Chet Atkins names the 10 most influential guitarists
Posted 31 July 2010 - 12:26 PM
Chet names the century's most influential guitarists
Friday December 17, 1999
Chet was asked to name the 10 most influential guitarists of this century. Here is his list, which he amended Jan 8th, 2000 to include an eleventh guitarist:
Django Reinhardt (Chet said he would be number one on the list)
others in no particular order:
I would have had to add Robert Johnson if that were my list....
Posted 31 July 2010 - 01:27 PM
I guess Chet knew what he was talking about. Not too bad of a picker.
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and a herd of ukes, banjos, strumsticks, harmonicas and dulcimers,
making me a "jack of all trades and master of none."
Posted 31 July 2010 - 01:34 PM
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1981 Rickenbacker 320JG
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Posted 31 July 2010 - 02:13 PM
And thank you again, Mr. Atkins, for reminding us one more time what it is to really finger-pick a guitar. Well, now I just HAVE to restring my White Falcon.... and I mean today!!!
Thanks a lot,
Posted 31 July 2010 - 02:33 PM
You have a White Falcon?!!!!! That is one guitar I've ALWAYS lusted after!!! I'm so envious! Without a doubt, the best looking hollow-body electric of all time!!!
Posted 31 July 2010 - 03:12 PM
So mine is the circa 1955 version with a single-cutaway and the Cadillac tailpiece. It's the second one I've owned. Years ago, I played in a 50s & 60s band that did a lot of Hot Rod Car Club shows and retro Record Hops. The White Falcon was plenty flashy enough for those, plus it stayed completely in tune, and it sounded great through my Victoria 310 "Bandmaster". (It also attracted a lot of attention from the car crowds...) My early influences included Chet and Merle Travis, so the Gretsch sound was a perfect fit for my fingerstyle playing. Both White Falcons had great necks. If you like Gretsch guitars, nothing feels just like one. The gold sparkle trim on the current ones is a bit "over the top gawdy", but it looks surprisingly cool under stage lighting.
My Gretsch White Falcon is completely different from my Gibsons, but it does occupy a cool spot in my collection, and on the stage. It is a very distinctive guitar in both sound and appearance. Thanks for asking....
I'll have to work on getting a picture taken and posted. I'm playing tonight so it'll probably be a couple of days. Thanks again for the interest.
Posted 31 July 2010 - 04:35 PM
Gonna buy me a graveyard of my own
Kill everyone who ever done me wrong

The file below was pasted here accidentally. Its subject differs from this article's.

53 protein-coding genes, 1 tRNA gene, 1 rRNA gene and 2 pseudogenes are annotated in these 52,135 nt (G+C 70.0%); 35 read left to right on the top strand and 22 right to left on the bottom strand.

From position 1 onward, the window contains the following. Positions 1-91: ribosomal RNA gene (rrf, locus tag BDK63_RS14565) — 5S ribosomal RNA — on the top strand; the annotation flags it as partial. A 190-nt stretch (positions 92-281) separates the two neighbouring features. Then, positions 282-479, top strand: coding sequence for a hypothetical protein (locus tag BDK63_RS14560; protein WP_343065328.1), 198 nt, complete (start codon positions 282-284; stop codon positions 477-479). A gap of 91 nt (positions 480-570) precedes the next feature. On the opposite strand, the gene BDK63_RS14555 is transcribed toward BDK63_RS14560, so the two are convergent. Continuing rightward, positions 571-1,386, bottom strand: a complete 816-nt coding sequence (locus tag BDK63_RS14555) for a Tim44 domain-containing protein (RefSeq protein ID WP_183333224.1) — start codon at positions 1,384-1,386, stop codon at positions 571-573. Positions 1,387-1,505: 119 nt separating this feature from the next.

Gonna buy me a gun just as long as my arm
Kill everyone who ever done me harm
Posted 31 July 2010 - 07:19 PM
"I play so rough - I stomp 'em"
Posted 31 July 2010 - 10:52 PM
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Posted 01 August 2010 - 11:38 AM
Amen, brother! I love me some Gretsch guitars as well! Here's a 61200 Setzer model I converted to a Gibson-style hardtail. Went in through the bridge pickup hole to install a maple block to support the tail piece studs. You are correct: nothing feels quite like a Gretsch neck, nor sounds like the Filtertron pickups.
Buc on YouTube
Posted 01 August 2010 - 12:36 PM
I saw one interview where Chet said that Tommy was the best guitarist he'd ever seen. And he had seen a lot. But this list is only the most influential......each one of these guys changed the way guitar was played because of what they did.
Posted 01 August 2010 - 01:37 PM
TE is Australian.
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Posted 01 August 2010 - 10:07 PM
Anyway, this guitar is a single-cutaway "1955-style" Model G6136DS with Gretsch's Cadillac (non-bigsby) tailpiece and a pair of single-coil DynaSonic pickups. It is "flashy in the extreme"... but a real rocker ("Gawdy, gawdy, gawdy, Miss Clawdy") and I love it.
I've replaced the stock "Melita" bridge with a real Gibson ABR so I can mute notes with my right palm. I find the "Melita" design makes that technique virtually impossible.
Buc is exactly right. It's in the neck profile that Gretsch really found its unique place in the world of guitars. Their pickups, both the DeArmond-type single-coils and the later Filtertrons contributed greatly to the Gretsch sound. Add some flashy styling and a vibrato tailpiece (if you like them...) and you are there.
Chet Atkins really wanted a neck that was accessible and wide enough to get into, for finger-picking. This is it. Thanks for the interest, wish I was a better photographer.
Posted 04 August 2010 - 08:10 AM
Posted 04 August 2010 - 06:09 PM
The trouble with Top 10 lists is that it's an arbitrary number. Why 10? There may be 9 or 6 or 17 or 1,432 pickers whose influence is more or less equally widespread. It does seem to me that Chet's list is a little heavy on the jazz guys, and I'd have to agree that Robert Johnson belongs in there someplace.
And what about Maybelle Carter? She wasn't exactly a technical whiz like those on the list, but she pretty much single-handedly brought the guitar out of the rhythm section. Hillbillies need a little love, too.
I'd give a vote to Davey Graham as well, for simple virtuosity and for the impact he had on those who came after. British Invasion, anyone?
And I don't see how you can have any kind of list of great guitar players without Doc Watson.
Finally, what about the alt.tuning pioneers? The likes of John Fahey and Joni Mitchell at least deserve consideration.